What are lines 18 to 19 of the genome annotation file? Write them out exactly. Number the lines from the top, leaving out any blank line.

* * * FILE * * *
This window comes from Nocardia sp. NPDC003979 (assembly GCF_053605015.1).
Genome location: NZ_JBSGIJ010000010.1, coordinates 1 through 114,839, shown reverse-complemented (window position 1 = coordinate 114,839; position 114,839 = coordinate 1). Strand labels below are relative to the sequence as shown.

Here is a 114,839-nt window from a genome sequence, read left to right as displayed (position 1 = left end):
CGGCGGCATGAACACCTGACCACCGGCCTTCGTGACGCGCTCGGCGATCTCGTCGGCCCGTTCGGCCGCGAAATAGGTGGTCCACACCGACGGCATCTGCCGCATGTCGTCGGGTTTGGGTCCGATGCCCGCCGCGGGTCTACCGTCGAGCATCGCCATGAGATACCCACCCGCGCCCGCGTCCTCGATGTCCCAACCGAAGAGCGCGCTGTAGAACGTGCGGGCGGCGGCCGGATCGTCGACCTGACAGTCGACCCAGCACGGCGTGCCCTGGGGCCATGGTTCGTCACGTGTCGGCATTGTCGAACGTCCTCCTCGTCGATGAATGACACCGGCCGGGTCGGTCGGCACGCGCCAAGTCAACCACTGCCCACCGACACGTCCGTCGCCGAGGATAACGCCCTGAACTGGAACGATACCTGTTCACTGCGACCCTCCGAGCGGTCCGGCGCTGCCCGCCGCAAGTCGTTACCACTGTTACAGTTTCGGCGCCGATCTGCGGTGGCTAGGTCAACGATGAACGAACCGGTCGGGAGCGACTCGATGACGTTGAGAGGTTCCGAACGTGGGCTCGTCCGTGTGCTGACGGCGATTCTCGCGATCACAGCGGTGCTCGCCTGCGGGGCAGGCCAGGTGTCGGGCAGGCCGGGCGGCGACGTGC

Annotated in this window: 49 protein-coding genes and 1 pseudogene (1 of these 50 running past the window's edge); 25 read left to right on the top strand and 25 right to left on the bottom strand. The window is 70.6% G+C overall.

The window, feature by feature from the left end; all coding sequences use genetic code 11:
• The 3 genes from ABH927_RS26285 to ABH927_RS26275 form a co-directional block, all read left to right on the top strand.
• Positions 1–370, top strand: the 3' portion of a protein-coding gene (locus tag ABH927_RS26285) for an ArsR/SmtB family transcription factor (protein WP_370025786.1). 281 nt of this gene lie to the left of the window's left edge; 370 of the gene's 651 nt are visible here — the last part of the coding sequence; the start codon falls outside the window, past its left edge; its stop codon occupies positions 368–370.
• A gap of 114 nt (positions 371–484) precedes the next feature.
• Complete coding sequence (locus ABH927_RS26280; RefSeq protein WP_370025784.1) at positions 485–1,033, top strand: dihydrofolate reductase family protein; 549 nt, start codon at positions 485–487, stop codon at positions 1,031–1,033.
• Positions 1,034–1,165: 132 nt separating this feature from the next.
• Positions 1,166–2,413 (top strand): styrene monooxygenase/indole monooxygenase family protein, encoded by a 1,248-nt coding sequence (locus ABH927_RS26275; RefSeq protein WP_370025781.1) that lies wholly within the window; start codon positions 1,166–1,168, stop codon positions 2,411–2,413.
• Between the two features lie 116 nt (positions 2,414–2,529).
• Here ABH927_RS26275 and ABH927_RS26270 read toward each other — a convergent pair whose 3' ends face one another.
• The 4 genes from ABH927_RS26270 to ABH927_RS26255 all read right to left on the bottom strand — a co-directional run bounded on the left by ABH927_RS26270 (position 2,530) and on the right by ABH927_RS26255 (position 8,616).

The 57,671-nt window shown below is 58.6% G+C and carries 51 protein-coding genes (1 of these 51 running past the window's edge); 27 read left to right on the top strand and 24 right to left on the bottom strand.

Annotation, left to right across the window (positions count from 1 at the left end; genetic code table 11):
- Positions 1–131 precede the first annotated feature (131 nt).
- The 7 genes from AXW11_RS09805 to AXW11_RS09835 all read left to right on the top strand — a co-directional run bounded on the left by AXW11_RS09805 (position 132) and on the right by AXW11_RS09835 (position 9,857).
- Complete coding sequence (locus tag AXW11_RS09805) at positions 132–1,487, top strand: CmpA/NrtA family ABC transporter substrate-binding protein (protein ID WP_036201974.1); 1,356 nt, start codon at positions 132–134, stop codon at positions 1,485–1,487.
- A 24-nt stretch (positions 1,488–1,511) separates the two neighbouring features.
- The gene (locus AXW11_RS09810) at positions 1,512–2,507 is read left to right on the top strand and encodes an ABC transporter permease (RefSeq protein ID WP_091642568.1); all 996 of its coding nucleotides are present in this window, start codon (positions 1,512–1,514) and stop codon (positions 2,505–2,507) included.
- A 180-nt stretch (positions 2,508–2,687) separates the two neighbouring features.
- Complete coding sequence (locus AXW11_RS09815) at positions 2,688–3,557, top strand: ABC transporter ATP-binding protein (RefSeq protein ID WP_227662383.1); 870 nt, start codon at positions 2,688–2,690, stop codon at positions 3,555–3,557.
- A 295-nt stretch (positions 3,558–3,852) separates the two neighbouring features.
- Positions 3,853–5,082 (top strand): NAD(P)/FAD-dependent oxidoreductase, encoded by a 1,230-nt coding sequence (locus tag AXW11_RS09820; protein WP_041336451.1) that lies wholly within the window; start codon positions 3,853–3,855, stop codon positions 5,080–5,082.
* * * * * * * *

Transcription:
- Positions 1–131 precede the first annotated feature (131 nt).
- The 7 genes from AXW11_RS09805 to AXW11_RS09835 all read left to right on the top strand — a co-directional run bounded on the left by AXW11_RS09805 (position 132) and on the right by AXW11_RS09835 (position 9,857).